The growth of paddle sports around the world has been underlined by three major development camps held at different corners of the globe in the past month.

The courses in Mozambique, Peru and Sharjah have identified and set in motion the development path of coaches and young athletes in countries where there is growing interest among participants to take paddle sports to the next level.

The courses are each conducted with a firm eye on the LA28 Olympics. The goal is to produce world-class athletes and coaches who can represent their region in major international events.

“Canoe sports are very popular as a recreational activity all over the world, so our challenge is to take these participants to a level where they can compete with our best athletes,” ICF vice-president, Cecilia Farias, said.

“These development camps, and the follow up support we will provide with supporters like the International Olympic Committee, will ensure there are no reasons why we can’t produce high-level athletes for many years.

“In many cases we are providing equipment, and also opportunities for new coaches to access advice and teaching from some of the best coaches in the game. We thank all our development partners for their commitment to these important projects.”

In Peru, more than 20 level one coaches were given the chance to participate in a level two course, supported by an IOC Olympic Solidarity grant. From the group, Viky Peregrina Padilla Rivera was selected to be part of an ICF level three course to be held in Hungary in September.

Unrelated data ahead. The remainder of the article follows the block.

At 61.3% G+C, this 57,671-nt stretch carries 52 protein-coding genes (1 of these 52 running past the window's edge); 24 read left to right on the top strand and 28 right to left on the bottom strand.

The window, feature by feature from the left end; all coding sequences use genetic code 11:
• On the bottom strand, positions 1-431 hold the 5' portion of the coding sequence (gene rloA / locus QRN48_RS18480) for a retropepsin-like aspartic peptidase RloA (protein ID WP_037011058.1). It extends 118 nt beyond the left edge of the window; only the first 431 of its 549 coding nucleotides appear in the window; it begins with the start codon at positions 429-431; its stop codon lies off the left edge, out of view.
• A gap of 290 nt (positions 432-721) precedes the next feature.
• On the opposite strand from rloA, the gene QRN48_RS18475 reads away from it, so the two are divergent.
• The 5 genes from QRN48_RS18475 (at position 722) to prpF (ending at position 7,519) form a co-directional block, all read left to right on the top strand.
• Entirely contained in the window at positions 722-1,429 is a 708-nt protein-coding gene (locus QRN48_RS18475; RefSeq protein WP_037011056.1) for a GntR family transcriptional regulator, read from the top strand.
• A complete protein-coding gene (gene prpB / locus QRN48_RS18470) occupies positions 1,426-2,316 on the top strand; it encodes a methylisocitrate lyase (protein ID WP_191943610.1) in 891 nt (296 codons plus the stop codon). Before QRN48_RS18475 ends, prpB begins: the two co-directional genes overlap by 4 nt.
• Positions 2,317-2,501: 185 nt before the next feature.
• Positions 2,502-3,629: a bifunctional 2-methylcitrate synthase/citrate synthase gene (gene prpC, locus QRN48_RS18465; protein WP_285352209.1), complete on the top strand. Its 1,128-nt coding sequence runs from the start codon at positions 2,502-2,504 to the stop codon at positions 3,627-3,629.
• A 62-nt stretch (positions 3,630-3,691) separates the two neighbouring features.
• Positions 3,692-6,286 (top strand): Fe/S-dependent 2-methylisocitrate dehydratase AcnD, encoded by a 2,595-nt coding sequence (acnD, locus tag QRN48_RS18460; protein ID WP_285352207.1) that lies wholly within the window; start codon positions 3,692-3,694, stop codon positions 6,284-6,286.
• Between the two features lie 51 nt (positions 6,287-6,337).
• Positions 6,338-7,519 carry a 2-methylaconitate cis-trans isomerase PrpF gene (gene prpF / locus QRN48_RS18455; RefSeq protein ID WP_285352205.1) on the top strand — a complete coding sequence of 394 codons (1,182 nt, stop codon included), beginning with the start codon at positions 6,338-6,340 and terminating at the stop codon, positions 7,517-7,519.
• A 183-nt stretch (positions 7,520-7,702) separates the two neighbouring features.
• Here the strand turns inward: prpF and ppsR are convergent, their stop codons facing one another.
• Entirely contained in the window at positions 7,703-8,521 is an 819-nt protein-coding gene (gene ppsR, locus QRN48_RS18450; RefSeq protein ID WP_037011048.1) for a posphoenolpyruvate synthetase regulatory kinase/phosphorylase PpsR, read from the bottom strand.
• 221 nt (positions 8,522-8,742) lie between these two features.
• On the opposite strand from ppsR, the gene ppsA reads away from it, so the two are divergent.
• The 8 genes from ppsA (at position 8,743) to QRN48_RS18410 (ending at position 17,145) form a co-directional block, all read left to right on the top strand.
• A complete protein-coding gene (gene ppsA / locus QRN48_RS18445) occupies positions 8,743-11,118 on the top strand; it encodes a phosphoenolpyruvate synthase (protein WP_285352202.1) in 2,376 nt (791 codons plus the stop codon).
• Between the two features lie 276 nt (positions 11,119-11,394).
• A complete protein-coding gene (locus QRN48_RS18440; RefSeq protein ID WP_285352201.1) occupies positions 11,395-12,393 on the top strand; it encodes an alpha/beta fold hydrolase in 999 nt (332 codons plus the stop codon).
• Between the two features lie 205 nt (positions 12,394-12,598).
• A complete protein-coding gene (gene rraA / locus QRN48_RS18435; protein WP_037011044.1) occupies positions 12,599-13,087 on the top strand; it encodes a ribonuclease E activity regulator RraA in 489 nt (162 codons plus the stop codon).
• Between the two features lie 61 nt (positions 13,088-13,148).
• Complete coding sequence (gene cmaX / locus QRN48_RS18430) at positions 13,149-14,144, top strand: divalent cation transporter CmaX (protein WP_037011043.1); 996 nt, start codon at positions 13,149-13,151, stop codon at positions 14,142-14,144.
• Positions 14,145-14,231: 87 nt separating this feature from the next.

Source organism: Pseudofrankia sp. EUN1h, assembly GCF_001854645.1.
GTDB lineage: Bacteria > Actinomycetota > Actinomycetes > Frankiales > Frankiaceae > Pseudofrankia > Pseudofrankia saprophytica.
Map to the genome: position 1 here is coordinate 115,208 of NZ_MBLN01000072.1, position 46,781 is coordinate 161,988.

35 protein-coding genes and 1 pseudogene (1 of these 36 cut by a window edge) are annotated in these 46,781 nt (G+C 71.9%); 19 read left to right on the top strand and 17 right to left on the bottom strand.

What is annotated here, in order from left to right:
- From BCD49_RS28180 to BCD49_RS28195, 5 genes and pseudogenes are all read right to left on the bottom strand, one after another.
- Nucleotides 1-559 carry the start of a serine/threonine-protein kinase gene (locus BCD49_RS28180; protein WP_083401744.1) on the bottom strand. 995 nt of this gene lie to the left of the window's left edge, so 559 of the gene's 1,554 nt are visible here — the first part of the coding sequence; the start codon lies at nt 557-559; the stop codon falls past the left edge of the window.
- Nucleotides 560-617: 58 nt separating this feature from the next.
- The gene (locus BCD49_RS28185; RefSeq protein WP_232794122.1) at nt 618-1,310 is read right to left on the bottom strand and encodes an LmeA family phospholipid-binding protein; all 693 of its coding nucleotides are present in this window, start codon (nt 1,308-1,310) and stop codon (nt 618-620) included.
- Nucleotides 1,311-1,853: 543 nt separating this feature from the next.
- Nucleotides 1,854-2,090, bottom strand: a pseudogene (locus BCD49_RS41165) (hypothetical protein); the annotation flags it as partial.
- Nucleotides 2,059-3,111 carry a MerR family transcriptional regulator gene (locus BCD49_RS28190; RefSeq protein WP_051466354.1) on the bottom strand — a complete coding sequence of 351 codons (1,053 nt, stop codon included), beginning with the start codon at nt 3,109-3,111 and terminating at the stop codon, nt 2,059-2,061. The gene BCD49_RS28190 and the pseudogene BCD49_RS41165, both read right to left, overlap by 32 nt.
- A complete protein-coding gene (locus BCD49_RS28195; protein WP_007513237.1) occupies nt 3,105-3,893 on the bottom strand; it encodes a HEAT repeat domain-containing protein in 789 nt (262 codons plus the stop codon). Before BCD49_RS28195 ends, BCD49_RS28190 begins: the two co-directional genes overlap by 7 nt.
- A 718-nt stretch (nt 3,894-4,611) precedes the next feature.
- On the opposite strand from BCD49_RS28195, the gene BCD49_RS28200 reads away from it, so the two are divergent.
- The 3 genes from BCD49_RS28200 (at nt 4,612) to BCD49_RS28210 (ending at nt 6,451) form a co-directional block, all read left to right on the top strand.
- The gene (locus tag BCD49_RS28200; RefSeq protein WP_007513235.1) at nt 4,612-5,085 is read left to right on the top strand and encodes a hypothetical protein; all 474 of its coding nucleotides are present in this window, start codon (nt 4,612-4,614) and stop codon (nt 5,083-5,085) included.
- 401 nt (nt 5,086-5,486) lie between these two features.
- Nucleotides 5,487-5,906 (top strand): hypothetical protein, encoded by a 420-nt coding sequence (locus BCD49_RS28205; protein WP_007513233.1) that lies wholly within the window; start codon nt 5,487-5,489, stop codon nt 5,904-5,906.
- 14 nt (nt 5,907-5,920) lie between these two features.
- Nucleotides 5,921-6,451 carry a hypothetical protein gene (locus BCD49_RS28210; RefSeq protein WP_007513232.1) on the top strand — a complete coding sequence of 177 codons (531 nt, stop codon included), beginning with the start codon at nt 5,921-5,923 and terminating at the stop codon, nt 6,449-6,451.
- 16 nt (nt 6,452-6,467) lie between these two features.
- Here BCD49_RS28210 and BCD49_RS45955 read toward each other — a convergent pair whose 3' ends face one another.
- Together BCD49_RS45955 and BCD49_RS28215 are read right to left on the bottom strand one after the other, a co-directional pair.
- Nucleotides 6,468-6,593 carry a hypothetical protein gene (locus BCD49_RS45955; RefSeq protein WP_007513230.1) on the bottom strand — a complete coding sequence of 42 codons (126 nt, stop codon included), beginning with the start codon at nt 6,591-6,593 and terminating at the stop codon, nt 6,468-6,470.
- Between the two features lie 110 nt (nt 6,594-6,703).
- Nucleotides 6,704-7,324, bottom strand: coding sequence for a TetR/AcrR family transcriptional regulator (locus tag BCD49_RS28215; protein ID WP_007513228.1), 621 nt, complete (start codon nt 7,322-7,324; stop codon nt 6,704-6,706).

Her expenses will be covered by the ICF development program.

In Mozambique, 15 exciting young athletes took part in a 15-day canoe sprint training and development camp. It was the first project under the new Development National Sport System (DNSS) in collaboration with the IOC.

The camp also updated the training for a group of Mozambique coaches. Progress of all the participants will be monitored over the coming four months, with a second training camp scheduled for September to evaluate development. National coach Afonso Mauricio Francisco was also selected to take part in the level three coaching course in Hungary.

In Sharjah, 11 future coaches – eight men and three women – took part in a level one canoe sprint coach’s course, organised by the ICF and world-renowned coach Zak Mahmoudi, and in partnership with the Sharjah International Marine Club.

The course is an essential plank in the long-term plan to introduce and develop canoe sprint in the United Arab Emirates. The course focussed on youth training, kayak and canoe technique, dragon boat technique and racing, and included practice sessions on Khaleed Lake.

The Sharjah International Marine Club is set to become the first Club in Emirates to purchase 50 canoe and kayak sprint boats for beginners and advanced-level athletes, and 20 ergo paddling canoe and kayak machines from Hungary.

The boats arrived at the end of April and will be distributed to four clubs in the region, with the aim to launch the canoe sprint discipline in Sharjah City. 

Finally, two athletes from Senegal will be heading to France to take part in training and development ahead of next year’s Olympic and Paralympic Games.

The athletes – one a potential Olympian, the other a possible Paralympian, will undertake the program with the support of the Senegalese National Olympic Committee, the Federation Senegalaise de Canoe Kayak, and the International Canoe Federation.

Canoe Sprint